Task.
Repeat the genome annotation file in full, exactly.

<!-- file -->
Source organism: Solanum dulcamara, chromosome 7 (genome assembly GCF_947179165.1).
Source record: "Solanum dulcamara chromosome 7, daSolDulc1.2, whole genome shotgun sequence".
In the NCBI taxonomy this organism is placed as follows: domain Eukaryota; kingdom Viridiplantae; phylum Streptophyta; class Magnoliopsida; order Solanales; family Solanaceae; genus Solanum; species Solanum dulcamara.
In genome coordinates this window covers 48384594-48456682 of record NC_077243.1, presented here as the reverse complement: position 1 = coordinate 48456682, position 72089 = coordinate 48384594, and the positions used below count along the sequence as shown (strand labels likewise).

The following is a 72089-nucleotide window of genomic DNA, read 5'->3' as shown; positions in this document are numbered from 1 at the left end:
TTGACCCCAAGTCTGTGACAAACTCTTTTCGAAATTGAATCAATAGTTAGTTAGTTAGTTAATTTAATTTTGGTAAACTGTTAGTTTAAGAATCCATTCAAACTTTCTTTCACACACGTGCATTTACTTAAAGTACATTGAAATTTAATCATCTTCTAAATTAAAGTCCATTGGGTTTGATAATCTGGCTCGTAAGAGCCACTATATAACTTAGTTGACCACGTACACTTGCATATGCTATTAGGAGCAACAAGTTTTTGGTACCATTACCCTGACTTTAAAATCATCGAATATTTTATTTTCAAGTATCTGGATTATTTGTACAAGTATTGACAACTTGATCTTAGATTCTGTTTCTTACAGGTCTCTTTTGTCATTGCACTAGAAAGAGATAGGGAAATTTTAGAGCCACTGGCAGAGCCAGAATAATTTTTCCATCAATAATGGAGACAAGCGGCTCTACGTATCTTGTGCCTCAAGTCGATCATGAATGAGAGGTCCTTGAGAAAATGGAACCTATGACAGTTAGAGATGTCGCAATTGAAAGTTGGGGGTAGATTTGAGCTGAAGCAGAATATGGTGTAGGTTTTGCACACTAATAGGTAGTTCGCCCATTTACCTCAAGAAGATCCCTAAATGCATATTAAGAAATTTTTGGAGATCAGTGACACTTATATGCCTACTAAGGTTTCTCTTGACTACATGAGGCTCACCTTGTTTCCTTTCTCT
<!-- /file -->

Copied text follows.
Source organism: Solanum dulcamara, chromosome 7 (genome assembly GCF_947179165.1).
Source record: "Solanum dulcamara chromosome 7, daSolDulc1.2, whole genome shotgun sequence".
In the NCBI taxonomy this organism is placed as follows: domain Eukaryota; kingdom Viridiplantae; phylum Streptophyta; class Magnoliopsida; order Solanales; family Solanaceae; genus Solanum; species Solanum dulcamara.
In genome coordinates this window covers 48384594-48456682 of record NC_077243.1, presented here as the reverse complement: position 1 = coordinate 48456682, position 72089 = coordinate 48384594, and the positions used below count along the sequence as shown (strand labels likewise).

The following is a 72089-nucleotide window of genomic DNA, read 5'->3' as shown; positions in this document are numbered from 1 at the left end:
TTGACCCCAAGTCTGTGACAAACTCTTTTCGAAATTGAATCAATAGTTAGTTAGTTAGTTAATTTAATTTTGGTAAACTGTTAGTTTAAGAATCCATTCAAACTTTCTTTCACACACGTGCATTTACTTAAAGTACATTGAAATTTAATCATCTTCTAAATTAAAGTCCATTGGGTTTGATAATCTGGCTCGTAAGAGCCACTATATAACTTAGTTGACCACGTACACTTGCATATGCTATTAGGAGCAACAAGTTTTTGGTACCATTACCCTGACTTTAAAATCATCGAATATTTTATTTTCAAGTATCTGGATTATTTGTACAAGTATTGACAACTTGATCTTAGATTCTGTTTCTTACAGGTCTCTTTTGTCATTGCACTAGAAAGAGATAGGGAAATTTTAGAGCCACTGGCAGAGCCAGAATAATTTTTCCATCAATAATGGAGACAAGCGGCTCTACGTATCTTGTGCCTCAAGTCGATCATGAATGAGAGGTCCTTGAGAAAATGGAACCTATGACAGTTAGAGATGTCGCAATTGAAAGTTGGGGGTAGATTTGAGCTGAAGCAGAATATGGTGTAGGTTTTGCACACTAATAGGTAGTTCGCCCATTTACCTCAAGAAGATCCCTAAATGCATATTAAGAAATTTTTGGAGATCAGTGACACTTATATGCCTACTAAGGTTTCTCTTGACTACATGAGGCTCACCTTGTTTCCTTTCTCT